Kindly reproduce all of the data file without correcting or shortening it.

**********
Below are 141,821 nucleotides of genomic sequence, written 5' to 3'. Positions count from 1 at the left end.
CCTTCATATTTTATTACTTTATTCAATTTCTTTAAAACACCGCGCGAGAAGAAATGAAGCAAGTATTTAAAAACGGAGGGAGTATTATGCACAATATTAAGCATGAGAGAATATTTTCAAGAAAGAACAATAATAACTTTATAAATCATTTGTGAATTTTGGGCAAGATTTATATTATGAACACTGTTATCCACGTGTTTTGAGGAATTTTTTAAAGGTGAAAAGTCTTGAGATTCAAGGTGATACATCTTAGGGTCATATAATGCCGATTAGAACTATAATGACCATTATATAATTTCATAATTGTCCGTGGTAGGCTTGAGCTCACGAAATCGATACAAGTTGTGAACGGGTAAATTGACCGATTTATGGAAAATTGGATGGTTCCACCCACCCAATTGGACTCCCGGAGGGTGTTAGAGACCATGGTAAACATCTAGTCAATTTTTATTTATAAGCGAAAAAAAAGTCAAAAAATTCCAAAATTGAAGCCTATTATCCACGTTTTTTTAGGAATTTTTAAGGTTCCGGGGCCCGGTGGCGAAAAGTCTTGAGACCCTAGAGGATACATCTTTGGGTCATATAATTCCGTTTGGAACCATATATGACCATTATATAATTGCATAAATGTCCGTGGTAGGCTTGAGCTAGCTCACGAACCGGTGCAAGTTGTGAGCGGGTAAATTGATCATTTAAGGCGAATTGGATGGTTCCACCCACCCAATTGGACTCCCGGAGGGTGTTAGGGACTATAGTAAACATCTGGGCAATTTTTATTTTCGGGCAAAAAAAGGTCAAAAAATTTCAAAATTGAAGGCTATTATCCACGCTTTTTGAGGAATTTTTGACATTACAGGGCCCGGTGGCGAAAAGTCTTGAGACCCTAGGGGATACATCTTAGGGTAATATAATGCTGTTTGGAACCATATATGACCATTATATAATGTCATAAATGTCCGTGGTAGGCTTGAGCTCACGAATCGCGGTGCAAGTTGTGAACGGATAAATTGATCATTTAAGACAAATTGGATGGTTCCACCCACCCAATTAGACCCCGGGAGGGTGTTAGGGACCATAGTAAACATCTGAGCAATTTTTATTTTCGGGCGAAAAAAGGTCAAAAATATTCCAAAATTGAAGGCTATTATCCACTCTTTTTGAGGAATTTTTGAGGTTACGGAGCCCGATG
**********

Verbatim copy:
Below are 141,821 nucleotides of genomic sequence, written 5' to 3'. Positions count from 1 at the left end.
CCTTCATATTTTATTACTTTATTCAATTTCTTTAAAACACCGCGCGAGAAGAAATGAAGCAAGTATTTAAAAACGGAGGGAGTATTATGCACAATATTAAGCATGAGAGAATATTTTCAAGAAAGAACAATAATAACTTTATAAATCATTTGTGAATTTTGGGCAAGATTTATATTATGAACACTGTTATCCACGTGTTTTGAGGAATTTTTTAAAGGTGAAAAGTCTTGAGATTCAAGGTGATACATCTTAGGGTCATATAATGCCGATTAGAACTATAATGACCATTATATAATTTCATAATTGTCCGTGGTAGGCTTGAGCTCACGAAATCGATACAAGTTGTGAACGGGTAAATTGACCGATTTATGGAAAATTGGATGGTTCCACCCACCCAATTGGACTCCCGGAGGGTGTTAGAGACCATGGTAAACATCTAGTCAATTTTTATTTATAAGCGAAAAAAAAGTCAAAAAATTCCAAAATTGAAGCCTATTATCCACGTTTTTTTAGGAATTTTTAAGGTTCCGGGGCCCGGTGGCGAAAAGTCTTGAGACCCTAGAGGATACATCTTTGGGTCATATAATTCCGTTTGGAACCATATATGACCATTATATAATTGCATAAATGTCCGTGGTAGGCTTGAGCTAGCTCACGAACCGGTGCAAGTTGTGAGCGGGTAAATTGATCATTTAAGGCGAATTGGATGGTTCCACCCACCCAATTGGACTCCCGGAGGGTGTTAGGGACTATAGTAAACATCTGGGCAATTTTTATTTTCGGGCAAAAAAAGGTCAAAAAATTTCAAAATTGAAGGCTATTATCCACGCTTTTTGAGGAATTTTTGACATTACAGGGCCCGGTGGCGAAAAGTCTTGAGACCCTAGGGGATACATCTTAGGGTAATATAATGCTGTTTGGAACCATATATGACCATTATATAATGTCATAAATGTCCGTGGTAGGCTTGAGCTCACGAATCGCGGTGCAAGTTGTGAACGGATAAATTGATCATTTAAGACAAATTGGATGGTTCCACCCACCCAATTAGACCCCGGGAGGGTGTTAGGGACCATAGTAAACATCTGAGCAATTTTTATTTTCGGGCGAAAAAAGGTCAAAAATATTCCAAAATTGAAGGCTATTATCCACTCTTTTTGAGGAATTTTTGAGGTTACGGAGCCCGATG